Tales from the Wallet: Emergency Funds – How Much & Where

Your Emergency Fund: How Much, and Where? | CorporetteHow much do you keep in your emergency fund?  WHERE do you keep it?  How often do you re-evaluate it? We haven’t talked about emergency funds in a few years, so I thought we should revisit. (Pictured: Tory Burch Priscilla Wallet, was $250, now $175 (also available in fuchsia, as well as in a zippered pouch on sale for $66).)

The basics remain the same:  the suggestion I always see is to keep three to nine months of living expenses (mortgage, rent, loans, food, basic living needs), easily accessible in case you’re laid off, fired, quit, or are otherwise unable to work — or if you have some other huge unexpected expense, like if your car breaks down or you get in an accident and have bills to pay.

The choices, sadly, haven’t changed that much since we spoke about this last: in order to keep money accessible, you generally want a savings account, which means that it’s going to earn LOUSY interest.  There were times before the recession when a regular savings account could earn 4% and a money market fund somewhere like Schwab could earn as much as 7%, but those rates are pie-in-the-sky dreams today.  Mint has an easy way to look at what interest rates are being offered right now (just go to “Ways to Save” –> Savings) and the highest offered is .9%.  POINT NINE PERCENT, PEOPLE.  Although I have heard reports of local credit unions and the like offering higher interest rates, there are often hoops to jump through — high minimums to keep in the account, a certain number of monthly transactions, etc, etc.

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Just in case you’re curious: we have kept our emergency fund in a Capital One account (which originally was earning 1.8% back in 2009, and is now I think around .75%).  Mid last year I decided we had way too much cash in our emergency fund, and invested a third of it in the market; I put another third of it into another big online savings bank, Ally, which I find I LOVE. (And no, this is not a sponsored post.)  Ally has a decent interest rate (I think it’s .85% right now) but it’s ridiculously easy to open a million different little accounts and set up automatic transfers — we now have teeny accounts with monthly (sometimes weekly) contributions to big but irregular expenses, such as a vacation fund, my son’s music and gym classes, insurance payments, dental care, and more.  We currently have about 5-6 months between Ally, Capital One, and our regular bank (Chase), and honestly I feel like it’s still too much money — I keep thinking that in the event of an emergency we would drastically change our living circumstances to require less money, sell stocks or funds invested in the market, sell some of our possessions, or borrow money for a month or two from family.  (I keep thinking about a conversation I had with a friend where we talked hard numbers — our emergency fund was five times what hers was!  But she lives in a much lower cost of living area; our mortgage payment by itself is probably easily 3 or 4 times what they pay for their mortgage payment.)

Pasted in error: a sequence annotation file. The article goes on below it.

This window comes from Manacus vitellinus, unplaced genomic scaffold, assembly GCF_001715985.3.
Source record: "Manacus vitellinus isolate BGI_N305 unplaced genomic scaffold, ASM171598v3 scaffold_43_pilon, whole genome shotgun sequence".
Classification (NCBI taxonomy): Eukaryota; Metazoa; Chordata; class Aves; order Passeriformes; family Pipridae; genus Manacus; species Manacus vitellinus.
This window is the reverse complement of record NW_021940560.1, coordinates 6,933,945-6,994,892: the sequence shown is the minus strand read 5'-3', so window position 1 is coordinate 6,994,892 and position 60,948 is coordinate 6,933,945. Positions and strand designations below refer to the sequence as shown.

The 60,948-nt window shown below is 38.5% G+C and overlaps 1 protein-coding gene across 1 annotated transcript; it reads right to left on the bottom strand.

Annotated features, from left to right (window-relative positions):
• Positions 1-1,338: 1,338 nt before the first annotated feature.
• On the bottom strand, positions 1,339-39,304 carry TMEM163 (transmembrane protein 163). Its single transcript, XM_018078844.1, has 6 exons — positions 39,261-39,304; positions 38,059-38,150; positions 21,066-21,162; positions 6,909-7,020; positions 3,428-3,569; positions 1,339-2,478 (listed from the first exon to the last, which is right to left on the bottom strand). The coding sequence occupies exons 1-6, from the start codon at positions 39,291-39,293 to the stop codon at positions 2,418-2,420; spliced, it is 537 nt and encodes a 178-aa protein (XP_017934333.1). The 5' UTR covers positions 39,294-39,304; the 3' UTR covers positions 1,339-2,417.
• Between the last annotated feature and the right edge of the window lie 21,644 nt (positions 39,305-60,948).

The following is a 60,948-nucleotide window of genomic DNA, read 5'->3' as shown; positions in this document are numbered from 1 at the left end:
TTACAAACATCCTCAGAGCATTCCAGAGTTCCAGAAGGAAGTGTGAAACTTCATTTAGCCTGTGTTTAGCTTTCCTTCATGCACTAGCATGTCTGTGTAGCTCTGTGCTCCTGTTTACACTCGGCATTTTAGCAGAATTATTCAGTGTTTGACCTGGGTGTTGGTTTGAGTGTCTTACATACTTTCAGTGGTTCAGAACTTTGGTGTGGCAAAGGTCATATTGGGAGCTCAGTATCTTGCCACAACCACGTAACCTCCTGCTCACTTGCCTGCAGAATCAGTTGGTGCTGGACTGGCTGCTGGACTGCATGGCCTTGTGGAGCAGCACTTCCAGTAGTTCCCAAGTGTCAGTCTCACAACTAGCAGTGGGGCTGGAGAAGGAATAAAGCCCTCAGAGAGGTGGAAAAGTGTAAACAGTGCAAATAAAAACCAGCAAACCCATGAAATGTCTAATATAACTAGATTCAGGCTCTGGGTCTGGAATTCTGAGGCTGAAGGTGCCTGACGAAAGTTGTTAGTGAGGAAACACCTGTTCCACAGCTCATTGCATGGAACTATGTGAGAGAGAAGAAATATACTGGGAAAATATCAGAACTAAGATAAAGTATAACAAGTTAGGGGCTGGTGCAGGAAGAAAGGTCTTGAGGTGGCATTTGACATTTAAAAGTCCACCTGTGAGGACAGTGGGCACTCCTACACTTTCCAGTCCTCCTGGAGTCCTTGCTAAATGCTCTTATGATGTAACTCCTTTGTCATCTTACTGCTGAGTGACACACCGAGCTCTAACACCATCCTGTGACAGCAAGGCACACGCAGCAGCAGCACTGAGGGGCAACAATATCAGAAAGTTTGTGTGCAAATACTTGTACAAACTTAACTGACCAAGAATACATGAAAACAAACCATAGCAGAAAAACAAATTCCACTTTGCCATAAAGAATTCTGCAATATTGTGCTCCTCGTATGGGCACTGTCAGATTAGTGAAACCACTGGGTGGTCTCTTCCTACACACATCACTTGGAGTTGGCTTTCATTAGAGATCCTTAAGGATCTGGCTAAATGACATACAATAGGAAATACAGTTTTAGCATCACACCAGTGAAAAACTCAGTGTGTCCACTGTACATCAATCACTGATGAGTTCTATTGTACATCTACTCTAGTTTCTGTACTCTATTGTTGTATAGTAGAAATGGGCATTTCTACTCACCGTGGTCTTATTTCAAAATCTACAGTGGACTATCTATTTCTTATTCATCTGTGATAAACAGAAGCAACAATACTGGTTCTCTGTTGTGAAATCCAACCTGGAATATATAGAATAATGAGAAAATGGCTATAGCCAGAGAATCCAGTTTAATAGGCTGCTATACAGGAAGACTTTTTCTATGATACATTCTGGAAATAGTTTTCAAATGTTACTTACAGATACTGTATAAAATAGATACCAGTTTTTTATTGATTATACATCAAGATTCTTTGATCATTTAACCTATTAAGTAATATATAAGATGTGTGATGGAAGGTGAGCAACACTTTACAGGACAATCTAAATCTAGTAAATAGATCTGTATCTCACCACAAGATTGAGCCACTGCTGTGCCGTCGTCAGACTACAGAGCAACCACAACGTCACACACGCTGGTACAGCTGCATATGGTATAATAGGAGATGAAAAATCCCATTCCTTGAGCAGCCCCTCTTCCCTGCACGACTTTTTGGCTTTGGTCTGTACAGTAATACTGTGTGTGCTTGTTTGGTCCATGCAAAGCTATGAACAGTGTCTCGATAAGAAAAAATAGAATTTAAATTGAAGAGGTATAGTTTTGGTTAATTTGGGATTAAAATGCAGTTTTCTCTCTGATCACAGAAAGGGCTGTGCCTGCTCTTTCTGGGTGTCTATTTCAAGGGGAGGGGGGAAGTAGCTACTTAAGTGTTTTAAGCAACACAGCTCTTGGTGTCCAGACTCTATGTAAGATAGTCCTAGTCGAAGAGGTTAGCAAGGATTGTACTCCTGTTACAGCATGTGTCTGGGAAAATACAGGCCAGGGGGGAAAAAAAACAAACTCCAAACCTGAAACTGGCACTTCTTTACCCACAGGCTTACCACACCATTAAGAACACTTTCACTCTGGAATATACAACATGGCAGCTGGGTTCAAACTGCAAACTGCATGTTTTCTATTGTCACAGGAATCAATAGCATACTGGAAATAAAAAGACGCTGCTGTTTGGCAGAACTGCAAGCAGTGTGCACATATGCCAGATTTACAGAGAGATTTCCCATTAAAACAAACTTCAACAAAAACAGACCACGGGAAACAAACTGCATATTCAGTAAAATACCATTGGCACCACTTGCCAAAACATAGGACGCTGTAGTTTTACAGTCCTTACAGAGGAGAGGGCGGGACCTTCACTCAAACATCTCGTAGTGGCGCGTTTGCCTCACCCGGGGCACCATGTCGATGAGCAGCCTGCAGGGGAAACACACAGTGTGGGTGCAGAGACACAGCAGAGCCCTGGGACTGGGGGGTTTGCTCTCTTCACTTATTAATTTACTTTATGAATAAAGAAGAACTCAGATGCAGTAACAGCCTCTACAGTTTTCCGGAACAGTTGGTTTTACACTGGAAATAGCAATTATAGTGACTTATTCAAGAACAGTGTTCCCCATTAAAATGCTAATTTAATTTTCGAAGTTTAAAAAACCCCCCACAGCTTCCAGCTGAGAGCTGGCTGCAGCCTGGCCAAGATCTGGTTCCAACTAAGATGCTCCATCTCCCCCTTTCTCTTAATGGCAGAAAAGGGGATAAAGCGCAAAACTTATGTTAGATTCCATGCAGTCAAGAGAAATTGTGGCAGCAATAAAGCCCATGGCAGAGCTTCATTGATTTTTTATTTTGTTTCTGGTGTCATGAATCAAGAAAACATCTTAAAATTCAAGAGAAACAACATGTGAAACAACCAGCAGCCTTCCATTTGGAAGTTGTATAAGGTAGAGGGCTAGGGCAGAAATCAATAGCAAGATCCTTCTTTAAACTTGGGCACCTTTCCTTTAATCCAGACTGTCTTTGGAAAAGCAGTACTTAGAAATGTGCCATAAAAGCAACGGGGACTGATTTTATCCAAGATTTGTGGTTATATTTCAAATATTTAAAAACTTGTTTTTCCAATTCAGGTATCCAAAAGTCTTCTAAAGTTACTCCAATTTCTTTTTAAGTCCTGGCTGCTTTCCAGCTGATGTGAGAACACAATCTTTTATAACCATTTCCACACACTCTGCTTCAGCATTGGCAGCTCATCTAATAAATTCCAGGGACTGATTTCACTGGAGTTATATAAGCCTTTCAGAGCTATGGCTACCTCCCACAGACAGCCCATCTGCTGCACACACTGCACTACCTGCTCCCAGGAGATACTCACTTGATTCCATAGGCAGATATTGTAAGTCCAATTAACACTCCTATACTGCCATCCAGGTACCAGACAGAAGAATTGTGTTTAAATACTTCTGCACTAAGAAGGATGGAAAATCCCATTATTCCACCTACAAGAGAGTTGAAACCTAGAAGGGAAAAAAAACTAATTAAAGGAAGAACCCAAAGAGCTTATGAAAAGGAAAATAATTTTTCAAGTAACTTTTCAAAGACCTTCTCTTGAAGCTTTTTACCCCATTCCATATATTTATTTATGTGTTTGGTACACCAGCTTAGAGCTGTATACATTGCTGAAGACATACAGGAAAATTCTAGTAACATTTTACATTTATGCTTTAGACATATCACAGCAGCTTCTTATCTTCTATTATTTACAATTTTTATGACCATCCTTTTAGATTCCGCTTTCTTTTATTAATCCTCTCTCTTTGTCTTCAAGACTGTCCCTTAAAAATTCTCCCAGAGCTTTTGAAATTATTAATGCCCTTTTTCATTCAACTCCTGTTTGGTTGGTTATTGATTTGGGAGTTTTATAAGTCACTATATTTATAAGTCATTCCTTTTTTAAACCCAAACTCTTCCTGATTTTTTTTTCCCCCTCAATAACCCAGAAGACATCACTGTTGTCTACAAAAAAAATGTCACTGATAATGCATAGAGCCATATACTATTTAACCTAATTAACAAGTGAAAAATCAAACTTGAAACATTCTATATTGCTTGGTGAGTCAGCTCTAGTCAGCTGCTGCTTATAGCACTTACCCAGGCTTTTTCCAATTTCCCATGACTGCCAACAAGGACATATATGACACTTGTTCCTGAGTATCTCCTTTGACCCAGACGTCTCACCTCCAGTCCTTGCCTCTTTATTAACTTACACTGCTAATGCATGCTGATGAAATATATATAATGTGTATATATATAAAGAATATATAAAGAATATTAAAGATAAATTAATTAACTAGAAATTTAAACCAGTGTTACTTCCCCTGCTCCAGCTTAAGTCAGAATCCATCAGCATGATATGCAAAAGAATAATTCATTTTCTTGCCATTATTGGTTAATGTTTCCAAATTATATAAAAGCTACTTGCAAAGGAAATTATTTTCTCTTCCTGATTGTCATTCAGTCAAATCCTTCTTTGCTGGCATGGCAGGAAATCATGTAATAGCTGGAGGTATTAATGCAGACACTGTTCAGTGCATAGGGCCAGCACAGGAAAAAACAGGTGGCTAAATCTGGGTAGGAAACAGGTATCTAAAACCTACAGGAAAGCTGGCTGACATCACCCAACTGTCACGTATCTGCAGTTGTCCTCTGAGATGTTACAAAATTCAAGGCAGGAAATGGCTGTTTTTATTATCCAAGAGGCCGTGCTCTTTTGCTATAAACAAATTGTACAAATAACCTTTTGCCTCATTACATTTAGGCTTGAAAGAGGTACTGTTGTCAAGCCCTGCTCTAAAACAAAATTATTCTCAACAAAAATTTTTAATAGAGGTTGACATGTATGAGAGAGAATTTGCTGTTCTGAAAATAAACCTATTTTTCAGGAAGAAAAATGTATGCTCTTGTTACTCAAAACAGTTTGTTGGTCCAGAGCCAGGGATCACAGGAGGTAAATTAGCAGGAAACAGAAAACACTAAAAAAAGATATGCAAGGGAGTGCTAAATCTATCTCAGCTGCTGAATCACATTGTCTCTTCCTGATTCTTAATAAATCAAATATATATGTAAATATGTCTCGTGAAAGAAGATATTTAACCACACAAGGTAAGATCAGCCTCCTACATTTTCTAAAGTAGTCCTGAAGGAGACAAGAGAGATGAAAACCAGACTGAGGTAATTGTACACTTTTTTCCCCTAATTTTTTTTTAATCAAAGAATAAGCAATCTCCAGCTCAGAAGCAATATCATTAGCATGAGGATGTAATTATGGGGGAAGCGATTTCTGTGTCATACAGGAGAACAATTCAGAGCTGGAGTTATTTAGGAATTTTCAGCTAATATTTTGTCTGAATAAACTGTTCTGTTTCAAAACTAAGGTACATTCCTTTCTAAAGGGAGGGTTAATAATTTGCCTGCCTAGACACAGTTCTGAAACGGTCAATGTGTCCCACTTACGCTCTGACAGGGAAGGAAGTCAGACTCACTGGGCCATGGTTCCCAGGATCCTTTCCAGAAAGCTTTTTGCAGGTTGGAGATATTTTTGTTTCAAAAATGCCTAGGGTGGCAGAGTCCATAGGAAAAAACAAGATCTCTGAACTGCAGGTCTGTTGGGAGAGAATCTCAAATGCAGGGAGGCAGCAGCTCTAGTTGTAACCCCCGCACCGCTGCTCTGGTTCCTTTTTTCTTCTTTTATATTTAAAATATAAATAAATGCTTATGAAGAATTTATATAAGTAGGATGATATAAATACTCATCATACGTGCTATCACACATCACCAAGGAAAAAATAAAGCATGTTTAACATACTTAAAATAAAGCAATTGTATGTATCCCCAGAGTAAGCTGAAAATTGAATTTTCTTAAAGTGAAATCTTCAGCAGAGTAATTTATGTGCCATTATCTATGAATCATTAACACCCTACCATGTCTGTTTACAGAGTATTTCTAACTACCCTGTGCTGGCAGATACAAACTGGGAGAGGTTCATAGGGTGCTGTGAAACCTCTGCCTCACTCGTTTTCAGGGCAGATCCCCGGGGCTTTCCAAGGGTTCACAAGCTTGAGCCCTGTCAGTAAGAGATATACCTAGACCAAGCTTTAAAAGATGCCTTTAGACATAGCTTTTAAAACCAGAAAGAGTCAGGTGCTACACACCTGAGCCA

Other savings vehicles I’ve taken a look at (and have been unimpressed, but maybe you’ll think differently):

  • credit unions offered through alumni connections (for me it’s Northwestern and Georgetown; for my husband it’s Tulane and NYU)
  • money market funds — I keep a small amount of cash in Schwab just to see if the interest rate ever perks up, since I don’t think that is part of Mint’s analysis — unfortunately it hasn’t, at least through Schwab.
  • laddered T-bills — someone told me about this years ago: the idea is to buy a series of 6-12 month T-bills, so every month one comes due.  In theory, the interest rate is higher than a savings account, and you have a fresh crop of money coming your way every month in case you need it — and if you don’t, you just reinvest it and wait until the next one comes due.  It’s a nice idea in theory, but let me also say this: I HATE TREASURY DIRECT, which is the only way to actually buy T-bills (or at least it was the last time I looked into it).  It is the least intuitive, most confusing online investment option I’ve found — I accidentally bought a few 30-year T-bills the last time I tried to invest (whoopsies).  From my understanding, the rates are still pretty low so I haven’t taken another look in a few years.
  • laddered CDs or bonds — I’ve also looked at these; the interest rates aren’t really better than a savings account until you get to the 3-year mark.  For my $.02, with that kind of time frame I’d rather have the money either in cash or in the market.
  • laddered municipal bonds — I’m putting this one in a separate category because it’s the only one I have yet to really investigate.  Supposedly municipal bonds offer a slightly higher rate; I think the reason we don’t own any is because the last time I tried to buy bonds (while doing some asset reallocation) I was using an old 401K I’d rolled over into an IRA and you can’t hold municipal bonds in a tax-advantaged account (or something like that).
  • cash — cold, hard, cash, hidden somewhere around the house.  I TRY to keep a small amount of cash on hand (like, less than $200 in a variety of bills) but I always end up dipping into it to pay the babysitter or cleaning lady.  In the event of the zombie apocalypse, just look for the chick trying to barter Mikimoto pearls for bottled water.

Readers, what do you do with your emergency fund?  How many months of living expenses do you keep in your fund — and where do you keep it?

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Comments

  1. Anonattorney :